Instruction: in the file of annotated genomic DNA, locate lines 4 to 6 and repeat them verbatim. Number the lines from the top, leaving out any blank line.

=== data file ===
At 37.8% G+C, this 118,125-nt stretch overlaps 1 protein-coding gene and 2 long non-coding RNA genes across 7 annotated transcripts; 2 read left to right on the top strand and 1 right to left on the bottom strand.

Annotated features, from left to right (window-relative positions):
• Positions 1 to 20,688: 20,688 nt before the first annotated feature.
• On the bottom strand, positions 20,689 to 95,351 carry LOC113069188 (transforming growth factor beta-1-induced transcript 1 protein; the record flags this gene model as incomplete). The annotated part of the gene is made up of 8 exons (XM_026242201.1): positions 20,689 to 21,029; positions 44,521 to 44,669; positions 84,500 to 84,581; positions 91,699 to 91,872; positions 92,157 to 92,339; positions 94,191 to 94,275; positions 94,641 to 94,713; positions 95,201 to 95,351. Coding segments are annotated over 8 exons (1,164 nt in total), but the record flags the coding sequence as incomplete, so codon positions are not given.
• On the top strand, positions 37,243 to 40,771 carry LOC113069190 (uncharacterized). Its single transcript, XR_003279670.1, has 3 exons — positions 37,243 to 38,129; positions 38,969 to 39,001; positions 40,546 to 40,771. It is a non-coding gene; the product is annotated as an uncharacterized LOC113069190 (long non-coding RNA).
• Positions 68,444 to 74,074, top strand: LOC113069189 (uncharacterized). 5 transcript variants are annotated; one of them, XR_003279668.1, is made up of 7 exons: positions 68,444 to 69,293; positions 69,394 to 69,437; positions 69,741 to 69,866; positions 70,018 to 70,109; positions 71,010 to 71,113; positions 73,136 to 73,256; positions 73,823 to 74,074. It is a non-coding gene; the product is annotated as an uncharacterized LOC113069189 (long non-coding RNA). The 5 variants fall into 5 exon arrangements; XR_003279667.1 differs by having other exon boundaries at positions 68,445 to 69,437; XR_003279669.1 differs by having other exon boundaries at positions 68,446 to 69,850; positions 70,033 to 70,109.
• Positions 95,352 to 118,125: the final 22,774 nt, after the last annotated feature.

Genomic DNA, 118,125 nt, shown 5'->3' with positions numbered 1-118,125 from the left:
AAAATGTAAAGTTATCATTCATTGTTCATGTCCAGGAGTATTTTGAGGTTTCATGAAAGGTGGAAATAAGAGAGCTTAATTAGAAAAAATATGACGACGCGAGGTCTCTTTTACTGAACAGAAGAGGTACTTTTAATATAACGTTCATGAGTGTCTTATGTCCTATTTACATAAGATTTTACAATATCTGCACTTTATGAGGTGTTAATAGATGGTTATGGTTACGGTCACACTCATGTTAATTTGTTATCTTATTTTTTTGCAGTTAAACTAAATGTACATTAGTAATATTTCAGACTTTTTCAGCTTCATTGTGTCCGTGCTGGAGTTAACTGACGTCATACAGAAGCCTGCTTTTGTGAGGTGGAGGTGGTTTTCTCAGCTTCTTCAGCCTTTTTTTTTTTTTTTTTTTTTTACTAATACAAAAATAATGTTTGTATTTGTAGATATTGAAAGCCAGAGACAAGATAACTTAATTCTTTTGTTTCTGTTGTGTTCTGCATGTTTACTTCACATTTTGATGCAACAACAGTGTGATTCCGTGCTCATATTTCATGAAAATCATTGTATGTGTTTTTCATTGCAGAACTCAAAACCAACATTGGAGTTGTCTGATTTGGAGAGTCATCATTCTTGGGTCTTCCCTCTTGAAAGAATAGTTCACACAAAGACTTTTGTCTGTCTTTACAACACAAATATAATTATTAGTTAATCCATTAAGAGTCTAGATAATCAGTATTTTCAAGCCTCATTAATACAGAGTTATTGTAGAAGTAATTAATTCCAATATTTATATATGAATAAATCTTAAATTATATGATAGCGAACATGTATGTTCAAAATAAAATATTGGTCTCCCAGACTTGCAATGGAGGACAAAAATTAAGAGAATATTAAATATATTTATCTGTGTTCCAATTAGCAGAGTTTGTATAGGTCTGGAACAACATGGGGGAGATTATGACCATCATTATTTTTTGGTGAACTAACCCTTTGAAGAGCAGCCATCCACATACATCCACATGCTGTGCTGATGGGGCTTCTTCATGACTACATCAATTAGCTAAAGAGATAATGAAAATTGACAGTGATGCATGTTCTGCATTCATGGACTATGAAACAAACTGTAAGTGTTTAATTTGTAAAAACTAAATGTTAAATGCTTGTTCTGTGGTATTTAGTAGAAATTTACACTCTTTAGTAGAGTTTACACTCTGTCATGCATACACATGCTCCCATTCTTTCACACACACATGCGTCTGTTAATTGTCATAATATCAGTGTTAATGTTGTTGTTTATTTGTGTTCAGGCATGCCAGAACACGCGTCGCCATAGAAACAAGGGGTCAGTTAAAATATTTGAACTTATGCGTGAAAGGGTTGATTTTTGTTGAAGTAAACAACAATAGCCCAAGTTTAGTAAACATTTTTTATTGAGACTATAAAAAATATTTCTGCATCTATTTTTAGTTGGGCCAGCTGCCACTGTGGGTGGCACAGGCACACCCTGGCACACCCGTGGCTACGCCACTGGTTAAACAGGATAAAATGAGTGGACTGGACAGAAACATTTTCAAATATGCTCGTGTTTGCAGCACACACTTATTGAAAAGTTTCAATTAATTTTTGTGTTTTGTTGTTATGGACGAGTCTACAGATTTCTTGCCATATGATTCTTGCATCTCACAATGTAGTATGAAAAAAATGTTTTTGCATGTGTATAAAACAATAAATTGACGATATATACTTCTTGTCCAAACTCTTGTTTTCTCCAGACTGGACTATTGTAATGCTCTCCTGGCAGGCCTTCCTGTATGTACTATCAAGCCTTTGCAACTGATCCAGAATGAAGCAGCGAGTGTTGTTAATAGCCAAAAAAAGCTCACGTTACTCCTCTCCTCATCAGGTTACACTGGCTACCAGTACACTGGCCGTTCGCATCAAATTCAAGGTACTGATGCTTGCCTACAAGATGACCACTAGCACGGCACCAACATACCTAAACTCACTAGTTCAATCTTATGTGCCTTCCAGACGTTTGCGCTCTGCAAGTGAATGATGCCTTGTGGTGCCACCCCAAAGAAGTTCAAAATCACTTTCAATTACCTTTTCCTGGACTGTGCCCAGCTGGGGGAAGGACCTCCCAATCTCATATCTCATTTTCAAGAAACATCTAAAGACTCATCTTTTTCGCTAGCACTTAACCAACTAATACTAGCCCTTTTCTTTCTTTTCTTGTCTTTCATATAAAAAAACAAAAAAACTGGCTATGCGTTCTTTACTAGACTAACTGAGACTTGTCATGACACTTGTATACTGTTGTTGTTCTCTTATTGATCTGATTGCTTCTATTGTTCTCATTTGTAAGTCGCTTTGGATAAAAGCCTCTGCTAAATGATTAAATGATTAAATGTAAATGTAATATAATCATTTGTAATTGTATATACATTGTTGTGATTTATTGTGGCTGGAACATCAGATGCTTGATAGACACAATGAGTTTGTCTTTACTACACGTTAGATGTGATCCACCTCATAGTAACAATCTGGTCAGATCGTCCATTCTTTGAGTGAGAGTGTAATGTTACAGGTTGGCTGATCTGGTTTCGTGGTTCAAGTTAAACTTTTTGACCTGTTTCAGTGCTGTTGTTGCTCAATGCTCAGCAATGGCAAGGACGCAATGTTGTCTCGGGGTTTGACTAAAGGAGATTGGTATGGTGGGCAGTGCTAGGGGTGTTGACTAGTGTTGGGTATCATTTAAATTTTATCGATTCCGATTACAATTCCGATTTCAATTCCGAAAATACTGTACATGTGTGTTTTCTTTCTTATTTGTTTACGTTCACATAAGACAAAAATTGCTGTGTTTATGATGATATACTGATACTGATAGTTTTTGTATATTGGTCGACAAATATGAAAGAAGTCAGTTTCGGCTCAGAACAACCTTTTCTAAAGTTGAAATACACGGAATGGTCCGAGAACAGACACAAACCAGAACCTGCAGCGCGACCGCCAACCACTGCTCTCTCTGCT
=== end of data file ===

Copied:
• On the bottom strand, positions 20,689 to 95,351 carry LOC113069188 (transforming growth factor beta-1-induced transcript 1 protein; the record flags this gene model as incomplete). The annotated part of the gene is made up of 8 exons (XM_026242201.1): positions 20,689 to 21,029; positions 44,521 to 44,669; positions 84,500 to 84,581; positions 91,699 to 91,872; positions 92,157 to 92,339; positions 94,191 to 94,275; positions 94,641 to 94,713; positions 95,201 to 95,351. Coding segments are annotated over 8 exons (1,164 nt in total), but the record flags the coding sequence as incomplete, so codon positions are not given.
• On the top strand, positions 37,243 to 40,771 carry LOC113069190 (uncharacterized). Its single transcript, XR_003279670.1, has 3 exons — positions 37,243 to 38,129; positions 38,969 to 39,001; positions 40,546 to 40,771. It is a non-coding gene; the product is annotated as an uncharacterized LOC113069190 (long non-coding RNA).
• Positions 68,444 to 74,074, top strand: LOC113069189 (uncharacterized). 5 transcript variants are annotated; one of them, XR_003279668.1, is made up of 7 exons: positions 68,444 to 69,293; positions 69,394 to 69,437; positions 69,741 to 69,866; positions 70,018 to 70,109; positions 71,010 to 71,113; positions 73,136 to 73,256; positions 73,823 to 74,074. It is a non-coding gene; the product is annotated as an uncharacterized LOC113069189 (long non-coding RNA). The 5 variants fall into 5 exon arrangements; XR_003279667.1 differs by having other exon boundaries at positions 68,445 to 69,437; XR_003279669.1 differs by having other exon boundaries at positions 68,446 to 69,850; positions 70,033 to 70,109.